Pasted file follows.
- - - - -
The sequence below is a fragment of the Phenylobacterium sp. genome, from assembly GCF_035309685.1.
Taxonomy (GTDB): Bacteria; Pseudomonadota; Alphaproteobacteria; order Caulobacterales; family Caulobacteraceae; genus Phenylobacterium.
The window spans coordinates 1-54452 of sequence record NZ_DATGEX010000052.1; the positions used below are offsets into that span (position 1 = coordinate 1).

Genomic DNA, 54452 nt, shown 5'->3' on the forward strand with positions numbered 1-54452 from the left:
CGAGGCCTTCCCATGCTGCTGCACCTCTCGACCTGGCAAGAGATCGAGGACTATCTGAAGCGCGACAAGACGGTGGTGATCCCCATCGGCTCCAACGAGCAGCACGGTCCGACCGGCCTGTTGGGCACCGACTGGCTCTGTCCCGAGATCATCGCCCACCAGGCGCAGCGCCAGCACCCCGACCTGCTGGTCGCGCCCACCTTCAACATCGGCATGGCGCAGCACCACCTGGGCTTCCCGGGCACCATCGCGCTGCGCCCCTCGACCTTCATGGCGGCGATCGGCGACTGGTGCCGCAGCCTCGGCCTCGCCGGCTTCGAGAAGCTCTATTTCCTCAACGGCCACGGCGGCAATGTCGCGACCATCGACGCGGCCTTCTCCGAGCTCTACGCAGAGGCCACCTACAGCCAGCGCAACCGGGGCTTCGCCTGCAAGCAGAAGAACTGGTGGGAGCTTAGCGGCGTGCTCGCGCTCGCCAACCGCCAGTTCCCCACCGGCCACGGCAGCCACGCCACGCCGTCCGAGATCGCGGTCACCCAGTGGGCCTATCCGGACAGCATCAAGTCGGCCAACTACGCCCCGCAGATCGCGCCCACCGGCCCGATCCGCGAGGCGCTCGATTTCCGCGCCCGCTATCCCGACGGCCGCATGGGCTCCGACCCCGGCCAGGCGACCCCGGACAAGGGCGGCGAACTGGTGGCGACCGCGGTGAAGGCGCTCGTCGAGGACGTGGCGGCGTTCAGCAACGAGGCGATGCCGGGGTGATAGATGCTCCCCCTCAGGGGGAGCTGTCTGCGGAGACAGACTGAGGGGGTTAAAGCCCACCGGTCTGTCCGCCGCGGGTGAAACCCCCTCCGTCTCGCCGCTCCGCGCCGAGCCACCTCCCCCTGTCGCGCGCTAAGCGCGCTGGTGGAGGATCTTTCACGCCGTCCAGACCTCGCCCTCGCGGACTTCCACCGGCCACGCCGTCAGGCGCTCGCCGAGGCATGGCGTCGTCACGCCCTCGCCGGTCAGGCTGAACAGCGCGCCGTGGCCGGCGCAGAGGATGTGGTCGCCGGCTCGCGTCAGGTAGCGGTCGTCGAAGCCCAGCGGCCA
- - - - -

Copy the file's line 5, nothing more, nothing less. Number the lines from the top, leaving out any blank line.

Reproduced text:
CGAGGCCTTCCCATGCTGCTGCACCTCTCGACCTGGCAAGAGATCGAGGACTATCTGAAGCGCGACAAGACGGTGGTGATCCCCATCGGCTCCAACGAGCAGCACGGTCCGACCGGCCTGTTGGGCACCGACTGGCTCTGTCCCGAGATCATCGCCCACCAGGCGCAGCGCCAGCACCCCGACCTGCTGGTCGCGCCCACCTTCAACATCGGCATGGCGCAGCACCACCTGGGCTTCCCGGGCACCATCGCGCTGCGCCCCTCGACCTTCATGGCGGCGATCGGCGACTGGTGCCGCAGCCTCGGCCTCGCCGGCTTCGAGAAGCTCTATTTCCTCAACGGCCACGGCGGCAATGTCGCGACCATCGACGCGGCCTTCTCCGAGCTCTACGCAGAGGCCACCTACAGCCAGCGCAACCGGGGCTTCGCCTGCAAGCAGAAGAACTGGTGGGAGCTTAGCGGCGTGCTCGCGCTCGCCAACCGCCAGTTCCCCACCGGCCACGGCAGCCACGCCACGCCGTCCGAGATCGCGGTCACCCAGTGGGCCTATCCGGACAGCATCAAGTCGGCCAACTACGCCCCGCAGATCGCGCCCACCGGCCCGATCCGCGAGGCGCTCGATTTCCGCGCCCGCTATCCCGACGGCCGCATGGGCTCCGACCCCGGCCAGGCGACCCCGGACAAGGGCGGCGAACTGGTGGCGACCGCGGTGAAGGCGCTCGTCGAGGACGTGGCGGCGTTCAGCAACGAGGCGATGCCGGGGTGATAGATGCTCCCCCTCAGGGGGAGCTGTCTGCGGAGACAGACTGAGGGGGTTAAAGCCCACCGGTCTGTCCGCCGCGGGTGAAACCCCCTCCGTCTCGCCGCTCCGCGCCGAGCCACCTCCCCCTGTCGCGCGCTAAGCGCGCTGGTGGAGGATCTTTCACGCCGTCCAGACCTCGCCCTCGCGGACTTCCACCGGCCACGCCGTCAGGCGCTCGCCGAGGCATGGCGTCGTCACGCCCTCGCCGGTCAGGCTGAACAGCGCGCCGTGGCCGGCGCAGAGGATGTGGTCGCCGGCTCGCGTCAGGTAGCGGTCGTCGAAGCCCAGCGGCCA